Although it isn’t a nice concept to think of, I believe that the financial and economic crisis the world is experiencing may be a catalyst for firms to really start understanding the need for automation and digitisation.
FF: What would be the key steps a financial services firm should make to ensure they thrive in recovery?
Botha: Firstly, firms should establish processes to allow flexibility for employees in the workplace. As the government is doing with a phased approach back into economic interaction, financial services firms should implement a similar strategy. Although I believe that the end goal should be to have a permanent process to allow for flexibility in the workplace.
Additionally, the sharing of data across financial institution will become prominent. Establishing transparency and fluidity for the transfer of this data will be very important.
Unfortunately, many firms will have to deal with redundancies. I think a strategic focus on establishing what can be done to avoid the need for headcount for some of these roles that might be able to be covered with automation going forward is key.
Firms should be ready for competition, which will explode. New fintechs are coming and they will be coming in numbers across the whole sector. I would say keeping up to date with new technologies will be even more important than establishing stability right away. Firms should shift focus from a short-term view to a medium one, they shouldn’t let the effects of this crisis result in them falling behind the curve.
FF: Developing a digitisation strategy to counter the effects of a crisis like this could involve the movement and control of reams of data, how can firms cope?
Botha: I think in order to cope the solutions that firms decide to go with to handle their data requirements, whether in-house or outsourced, need to be flexible and scalable. Flexibility in particular ensures that firms do not need to dramatically change their proven processes in order to facilitate new and improved processes.
Ongoing changes in the regulatory environment within financial services require that a data management solution needs to accommodate these ever-changing obligations.
FF: What about scalability?
When it comes to scalability, firms should not underestimate the scale to which financial data for transactions, clients, messaging will grow. With API technology and open banking strategy the continuous flow of data will significantly increase as we move through the next few years.
Ensuring you have the right cloud facility as well as a platform that can scale alongside your business should provide firms with the confidence that their data is secure, transparent and accurate.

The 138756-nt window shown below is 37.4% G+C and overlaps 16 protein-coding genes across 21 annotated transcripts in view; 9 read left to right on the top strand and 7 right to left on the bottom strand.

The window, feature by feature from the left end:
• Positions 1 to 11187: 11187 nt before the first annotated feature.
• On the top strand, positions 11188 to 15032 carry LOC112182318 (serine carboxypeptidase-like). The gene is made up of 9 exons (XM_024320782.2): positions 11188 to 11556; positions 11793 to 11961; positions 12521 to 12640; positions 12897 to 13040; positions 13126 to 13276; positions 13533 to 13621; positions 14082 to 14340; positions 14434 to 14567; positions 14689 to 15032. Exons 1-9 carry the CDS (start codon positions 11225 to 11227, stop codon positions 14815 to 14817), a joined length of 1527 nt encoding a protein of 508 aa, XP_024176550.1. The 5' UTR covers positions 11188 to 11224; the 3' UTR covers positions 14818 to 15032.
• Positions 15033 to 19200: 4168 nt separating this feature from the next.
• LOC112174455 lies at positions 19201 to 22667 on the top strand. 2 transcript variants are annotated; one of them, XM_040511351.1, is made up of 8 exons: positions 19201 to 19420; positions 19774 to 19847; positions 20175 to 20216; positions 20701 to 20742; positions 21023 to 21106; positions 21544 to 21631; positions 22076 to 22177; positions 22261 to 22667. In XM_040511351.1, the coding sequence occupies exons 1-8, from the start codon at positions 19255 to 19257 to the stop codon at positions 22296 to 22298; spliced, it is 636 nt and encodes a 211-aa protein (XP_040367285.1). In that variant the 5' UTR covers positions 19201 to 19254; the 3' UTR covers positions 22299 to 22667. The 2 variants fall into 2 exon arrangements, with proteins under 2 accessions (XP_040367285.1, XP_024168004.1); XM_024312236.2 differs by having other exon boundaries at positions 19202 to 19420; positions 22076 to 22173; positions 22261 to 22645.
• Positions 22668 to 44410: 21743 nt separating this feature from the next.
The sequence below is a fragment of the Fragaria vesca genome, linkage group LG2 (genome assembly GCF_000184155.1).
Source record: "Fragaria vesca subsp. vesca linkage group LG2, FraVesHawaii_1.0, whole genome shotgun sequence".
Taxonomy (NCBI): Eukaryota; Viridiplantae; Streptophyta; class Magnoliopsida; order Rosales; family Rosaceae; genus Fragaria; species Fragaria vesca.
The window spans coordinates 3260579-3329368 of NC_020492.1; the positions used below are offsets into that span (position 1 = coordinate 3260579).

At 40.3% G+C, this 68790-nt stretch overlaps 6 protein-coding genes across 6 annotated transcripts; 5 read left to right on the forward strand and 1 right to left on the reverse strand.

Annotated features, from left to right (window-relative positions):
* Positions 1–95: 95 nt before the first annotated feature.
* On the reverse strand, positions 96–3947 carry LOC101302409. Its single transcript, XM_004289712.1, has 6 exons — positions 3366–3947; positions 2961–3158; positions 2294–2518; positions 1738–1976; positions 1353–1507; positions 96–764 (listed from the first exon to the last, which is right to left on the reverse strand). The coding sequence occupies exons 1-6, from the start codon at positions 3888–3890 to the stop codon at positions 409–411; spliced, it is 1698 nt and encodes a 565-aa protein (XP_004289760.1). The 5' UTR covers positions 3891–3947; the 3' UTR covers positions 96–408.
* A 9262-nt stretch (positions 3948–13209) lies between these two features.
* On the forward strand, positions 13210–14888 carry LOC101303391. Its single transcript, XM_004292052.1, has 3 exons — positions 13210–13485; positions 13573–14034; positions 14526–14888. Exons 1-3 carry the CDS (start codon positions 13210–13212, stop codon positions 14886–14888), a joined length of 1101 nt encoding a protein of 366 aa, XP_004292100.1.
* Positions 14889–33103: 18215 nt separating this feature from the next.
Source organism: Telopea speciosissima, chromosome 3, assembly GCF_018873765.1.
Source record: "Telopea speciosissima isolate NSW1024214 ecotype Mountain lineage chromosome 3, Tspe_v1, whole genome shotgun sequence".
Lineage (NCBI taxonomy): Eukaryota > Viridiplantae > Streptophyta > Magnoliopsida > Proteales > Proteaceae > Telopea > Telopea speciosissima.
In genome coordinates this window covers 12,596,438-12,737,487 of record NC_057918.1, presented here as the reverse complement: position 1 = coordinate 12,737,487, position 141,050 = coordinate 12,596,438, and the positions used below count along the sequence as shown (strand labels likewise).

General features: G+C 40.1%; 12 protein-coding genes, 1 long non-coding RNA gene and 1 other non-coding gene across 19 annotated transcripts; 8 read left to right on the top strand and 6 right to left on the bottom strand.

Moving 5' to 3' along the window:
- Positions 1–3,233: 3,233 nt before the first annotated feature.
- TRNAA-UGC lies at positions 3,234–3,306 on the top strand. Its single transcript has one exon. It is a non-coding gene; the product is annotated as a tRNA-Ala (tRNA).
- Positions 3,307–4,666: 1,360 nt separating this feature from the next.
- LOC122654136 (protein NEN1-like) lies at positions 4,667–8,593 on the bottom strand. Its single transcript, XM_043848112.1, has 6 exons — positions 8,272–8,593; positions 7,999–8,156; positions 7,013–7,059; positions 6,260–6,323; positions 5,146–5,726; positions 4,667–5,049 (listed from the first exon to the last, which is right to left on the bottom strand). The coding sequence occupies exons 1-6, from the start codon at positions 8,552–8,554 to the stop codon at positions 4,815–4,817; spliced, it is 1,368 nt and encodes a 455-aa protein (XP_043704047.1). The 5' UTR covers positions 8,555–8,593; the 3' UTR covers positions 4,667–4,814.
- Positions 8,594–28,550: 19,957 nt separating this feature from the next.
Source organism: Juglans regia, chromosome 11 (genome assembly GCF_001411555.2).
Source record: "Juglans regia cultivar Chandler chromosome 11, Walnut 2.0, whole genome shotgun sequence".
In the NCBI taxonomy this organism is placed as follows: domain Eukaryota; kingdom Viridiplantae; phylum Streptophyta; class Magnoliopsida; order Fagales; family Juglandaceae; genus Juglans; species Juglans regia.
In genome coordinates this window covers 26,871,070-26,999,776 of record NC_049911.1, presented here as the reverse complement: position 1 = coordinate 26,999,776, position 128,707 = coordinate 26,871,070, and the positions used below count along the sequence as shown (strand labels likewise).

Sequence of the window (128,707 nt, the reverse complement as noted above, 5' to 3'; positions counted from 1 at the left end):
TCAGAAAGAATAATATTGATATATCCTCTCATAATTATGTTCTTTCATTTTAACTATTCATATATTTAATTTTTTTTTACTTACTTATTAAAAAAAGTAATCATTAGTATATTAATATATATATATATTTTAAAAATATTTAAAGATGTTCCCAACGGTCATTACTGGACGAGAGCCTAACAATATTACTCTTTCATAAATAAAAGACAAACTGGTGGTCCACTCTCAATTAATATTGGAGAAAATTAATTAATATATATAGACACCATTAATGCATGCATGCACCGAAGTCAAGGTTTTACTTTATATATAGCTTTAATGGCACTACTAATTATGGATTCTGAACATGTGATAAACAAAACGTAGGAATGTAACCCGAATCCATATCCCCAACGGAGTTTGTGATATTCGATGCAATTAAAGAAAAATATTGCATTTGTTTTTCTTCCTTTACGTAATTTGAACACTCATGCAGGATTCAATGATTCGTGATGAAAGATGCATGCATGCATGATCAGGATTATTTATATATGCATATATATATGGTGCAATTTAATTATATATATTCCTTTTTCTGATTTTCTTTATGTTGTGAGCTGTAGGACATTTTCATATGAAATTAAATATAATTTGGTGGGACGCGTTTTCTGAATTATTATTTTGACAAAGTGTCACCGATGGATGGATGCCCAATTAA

FF: How do you expect regulators to react to the crisis? We have seen rumblings of deadlines being moved; leeway being given…
Botha: Yes, there is leeway been given and deadlines being pushed back. However, the result of a financial crisis will always be regulation. Unlike 2008, the reasons for this crisis did not stem from lack of regulation in financial services. It was an unforeseen phenomenon – although I’m sure Bill Gates would disagree that it was unforeseen. I still believe that having the security of regulation moving forward will drive confidence in the industry. This means more regulations and stricter measures on existing regulation.
FF: Should firms see this as an opportunity to really evolve how they operate, and not a reprieve from an onerous compliance regime?
Botha: Firms will start to realise that in order to keep up with competition, new technologies and fintechs, they will need to select partners that specialise in certain operations rather than containing these in house. As mentioned earlier in the interview, firms may experience a limited number of resources stemming from the crisis, and as a result, should look to outsource to trusted partners in the industry.
Firms can save time and costs as well as reduce mundane activities by bringing in partners who have experience and expertise performing certain operations such as regulatory reporting, data management and managing end-to-end reconciliation processes. Interoperability is going to be a key theme for the 2020s.
Nicholas Botha is business development manager at AutoRek, to get in touch about this article or about the future of the financial services industry as AutoRek sees it, you can contact him here.
SPONSORED INSIGHTS BY AUTOREK